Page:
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Sharon James, Associate Professor of Classics at the University of North Carolina at Chapel Hill, is a leading authority on women in antiquity and on Roman comedy. Her publications include Learned Girls and Male Persuasion: Gender and Reading in Roman Love Elegy and many articles on prostitutes, rape, and gender in Roman comedy and Latin literature. She is currently completing a book entitled Women in Greek and Roman New Comedy.
Timothy Moore, John and Penelope Biggs Distinguished Professor of Classics in Arts and Sciences at Washington University in St. Louis, is the internationally recognized expert on Roman comedy’s music. His publications include Artistry and Ideology: Livy’s Vocabulary of Virtue, The Theater of Plautus: Playing to the Audience, Music in Roman Comedy, Roman Theatre, and numerous articles on Roman and Japanese comedy, ancient music, and Latin literature.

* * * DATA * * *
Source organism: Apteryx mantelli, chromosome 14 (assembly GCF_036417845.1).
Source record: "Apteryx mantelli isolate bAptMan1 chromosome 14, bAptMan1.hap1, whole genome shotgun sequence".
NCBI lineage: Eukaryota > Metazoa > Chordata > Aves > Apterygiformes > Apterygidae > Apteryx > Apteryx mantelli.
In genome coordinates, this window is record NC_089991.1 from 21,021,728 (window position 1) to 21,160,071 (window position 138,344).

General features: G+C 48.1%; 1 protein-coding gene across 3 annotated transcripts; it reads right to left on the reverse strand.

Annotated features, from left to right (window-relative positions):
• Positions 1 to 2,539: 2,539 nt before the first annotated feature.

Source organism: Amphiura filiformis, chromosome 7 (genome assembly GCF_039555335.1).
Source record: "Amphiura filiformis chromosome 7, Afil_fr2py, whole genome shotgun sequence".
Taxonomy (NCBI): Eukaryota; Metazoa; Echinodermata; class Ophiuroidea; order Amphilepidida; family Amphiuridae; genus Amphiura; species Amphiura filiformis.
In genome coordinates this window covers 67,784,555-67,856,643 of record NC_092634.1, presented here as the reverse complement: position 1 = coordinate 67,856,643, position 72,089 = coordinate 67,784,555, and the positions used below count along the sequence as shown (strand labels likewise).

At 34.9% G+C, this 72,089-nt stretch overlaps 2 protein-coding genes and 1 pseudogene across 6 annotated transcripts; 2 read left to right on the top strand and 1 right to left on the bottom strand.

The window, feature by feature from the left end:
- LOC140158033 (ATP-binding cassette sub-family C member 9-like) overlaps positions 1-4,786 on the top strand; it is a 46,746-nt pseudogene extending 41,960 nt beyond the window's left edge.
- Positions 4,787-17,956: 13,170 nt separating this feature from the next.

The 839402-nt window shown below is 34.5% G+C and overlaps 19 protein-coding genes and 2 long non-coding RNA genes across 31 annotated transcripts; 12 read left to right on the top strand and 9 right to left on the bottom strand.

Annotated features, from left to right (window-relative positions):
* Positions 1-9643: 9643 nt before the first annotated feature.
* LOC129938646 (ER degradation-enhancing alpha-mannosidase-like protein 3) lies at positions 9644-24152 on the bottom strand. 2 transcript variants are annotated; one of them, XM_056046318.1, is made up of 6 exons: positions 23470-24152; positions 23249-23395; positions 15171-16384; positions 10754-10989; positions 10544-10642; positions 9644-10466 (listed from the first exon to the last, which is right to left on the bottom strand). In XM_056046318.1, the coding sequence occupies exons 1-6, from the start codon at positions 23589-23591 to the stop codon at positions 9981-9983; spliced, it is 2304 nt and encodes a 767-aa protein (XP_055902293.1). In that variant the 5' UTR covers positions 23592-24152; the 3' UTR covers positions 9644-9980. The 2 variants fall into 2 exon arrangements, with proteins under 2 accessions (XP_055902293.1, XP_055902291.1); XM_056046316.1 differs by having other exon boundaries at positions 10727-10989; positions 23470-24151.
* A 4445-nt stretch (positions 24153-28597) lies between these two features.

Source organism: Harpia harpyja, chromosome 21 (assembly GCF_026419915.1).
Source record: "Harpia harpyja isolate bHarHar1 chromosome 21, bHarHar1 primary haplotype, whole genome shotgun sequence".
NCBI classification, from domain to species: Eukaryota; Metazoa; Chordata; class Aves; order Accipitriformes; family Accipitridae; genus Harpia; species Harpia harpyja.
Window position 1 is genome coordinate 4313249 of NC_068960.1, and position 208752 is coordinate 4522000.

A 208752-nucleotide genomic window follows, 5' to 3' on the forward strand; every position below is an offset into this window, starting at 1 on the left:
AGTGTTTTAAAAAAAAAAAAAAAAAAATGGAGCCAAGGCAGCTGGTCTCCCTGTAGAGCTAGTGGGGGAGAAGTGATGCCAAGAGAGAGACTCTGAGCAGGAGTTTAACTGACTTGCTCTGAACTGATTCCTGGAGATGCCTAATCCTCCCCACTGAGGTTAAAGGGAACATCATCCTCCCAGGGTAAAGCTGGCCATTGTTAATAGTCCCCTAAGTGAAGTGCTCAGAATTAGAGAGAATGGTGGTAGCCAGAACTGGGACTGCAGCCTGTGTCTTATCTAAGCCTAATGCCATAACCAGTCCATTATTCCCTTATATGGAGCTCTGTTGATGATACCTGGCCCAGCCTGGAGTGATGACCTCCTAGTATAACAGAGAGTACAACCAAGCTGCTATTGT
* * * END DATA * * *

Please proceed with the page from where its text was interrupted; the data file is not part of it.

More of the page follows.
The two directors tend to approach Roman comedy from divergent but complementary perspectives. Moore is fascinated by the form of Roman comedy, both on the page and in performance. He likes to think about questions like what monologues do, what the plays sounded like, and where actors might dance. James is most interested in how the plays both reflect and comment on Roman society: gender relations, the challenges and anxieties of raising children, the ambiguous status of slaves. We hope for much lively conversation on all these matters during the NEH Institute. Both James and Moore will be available throughout the weeks of the Institute for scheduled and spontaneous individual meetings with the participating NEH Summer Scholars.